SAN DIEGO (KGTV) – With San Diego Comic-Con just around the corner, what better time to look back at its storied history and how much it changed over the years.
But like every good story, it starts with an origin story.
In 1969, Sheldon Dorf, who had previously worked at a fan convention in Detroit, got the idea of creating something similar in San Diego. He invited a group of teenage comic book fans and presented his idea. Of course, the teens were skeptical about the whole thing until Dorf picked up the phone and called Jack Kirby, the man who co-created some of the most notable Marvel characters, like Captain America, which sold them on the idea.
Dorf, along with Richard Alf, Ken Krugger, Mike Towry, Bob Sourk, Barry Alfonso, and Dan Steward, made a trip to the home of Jack Kirby in Irvine, Calif. During that meeting, Kirby agreed to attend their first convention. He advised them not to limit their convention to just comics but also to include all other fandoms. That advice has helped SDCC thrive over the years.
The first Comic-Con
The first Comic-Con was held at the U.S. Grant Hotel in downtown San Diego, and there were actually two of them. The first one was held in March 1970 as a one-day event called San Diego's Golden State Comic-Minicon. The event's sole purpose was to gauge interest in this type of convention.
The event was successful, and they decided to hold a bigger three-day event in August of that same year called San Diego Golden State Comic-Con. Over 300 attendees packed in the basement of the hotel, which featured panels, programs, film screenings, and featured dealers. This became the model for comic conventions. The most notable featured guests included Forrest J Ackerman, Ray Bradbury, Kerby, Bob Stevens, and A. E. van Vogt.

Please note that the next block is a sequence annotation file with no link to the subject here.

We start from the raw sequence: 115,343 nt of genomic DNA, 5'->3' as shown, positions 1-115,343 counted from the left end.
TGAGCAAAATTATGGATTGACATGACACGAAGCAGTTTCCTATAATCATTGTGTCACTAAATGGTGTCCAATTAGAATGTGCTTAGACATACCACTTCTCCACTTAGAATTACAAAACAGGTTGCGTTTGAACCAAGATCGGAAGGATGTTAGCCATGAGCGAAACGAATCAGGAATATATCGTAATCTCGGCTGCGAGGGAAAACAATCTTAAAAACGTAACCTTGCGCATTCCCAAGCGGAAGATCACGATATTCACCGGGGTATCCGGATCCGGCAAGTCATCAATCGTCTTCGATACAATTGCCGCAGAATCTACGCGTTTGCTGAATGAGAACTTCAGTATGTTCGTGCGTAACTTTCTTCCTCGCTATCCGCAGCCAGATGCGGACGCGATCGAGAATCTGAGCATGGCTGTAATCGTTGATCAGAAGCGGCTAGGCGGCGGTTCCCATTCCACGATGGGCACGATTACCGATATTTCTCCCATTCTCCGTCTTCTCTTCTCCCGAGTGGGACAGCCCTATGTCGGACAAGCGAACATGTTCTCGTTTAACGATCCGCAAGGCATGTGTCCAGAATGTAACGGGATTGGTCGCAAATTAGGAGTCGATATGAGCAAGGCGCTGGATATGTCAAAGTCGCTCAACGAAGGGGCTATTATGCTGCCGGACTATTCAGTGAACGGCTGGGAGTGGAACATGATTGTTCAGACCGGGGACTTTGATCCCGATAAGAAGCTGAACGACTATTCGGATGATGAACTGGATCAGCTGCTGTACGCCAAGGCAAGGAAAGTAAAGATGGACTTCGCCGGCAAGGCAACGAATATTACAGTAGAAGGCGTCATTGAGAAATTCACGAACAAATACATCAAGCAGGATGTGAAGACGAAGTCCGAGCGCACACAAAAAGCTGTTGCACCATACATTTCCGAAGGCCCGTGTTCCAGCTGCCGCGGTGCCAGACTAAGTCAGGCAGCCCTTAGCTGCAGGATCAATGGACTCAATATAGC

An iconic name
The first few Comic-Cons operated under the name San Diego West Coast Comic Convention until 1973 before it was officially renamed the San Diego Comic-Con, while the non-profit's name was changed to Comic-Con International: San Diego in 1955.
- Comic-Con was held at the El Cortez Hotel in downtown San Diego until 1979 when it was held in the Performing Arts Center (CPAC). In 1991, it moved to the San Diego Convention Center, where it continues to be held.
- The first Masquerade was held in 1974.
- It was originally a Saturday-Monday convention.
- Only five living people have attended every single convention: Mark Evanier, William Stout, Gene Henderson, Jackie Estrada, and Terry Stoud.
- The first souvenir program cover was created by Jack Kirby.
- Only twice has the con included the 4th of July (1991, 1996)
- The Eye Logo was designed by Richard Bruning.
- In 2005, SDCC broke the 100,000 attendees mark for the first time.
- Hall H became a Comic-Con special, thanks to Twilight.
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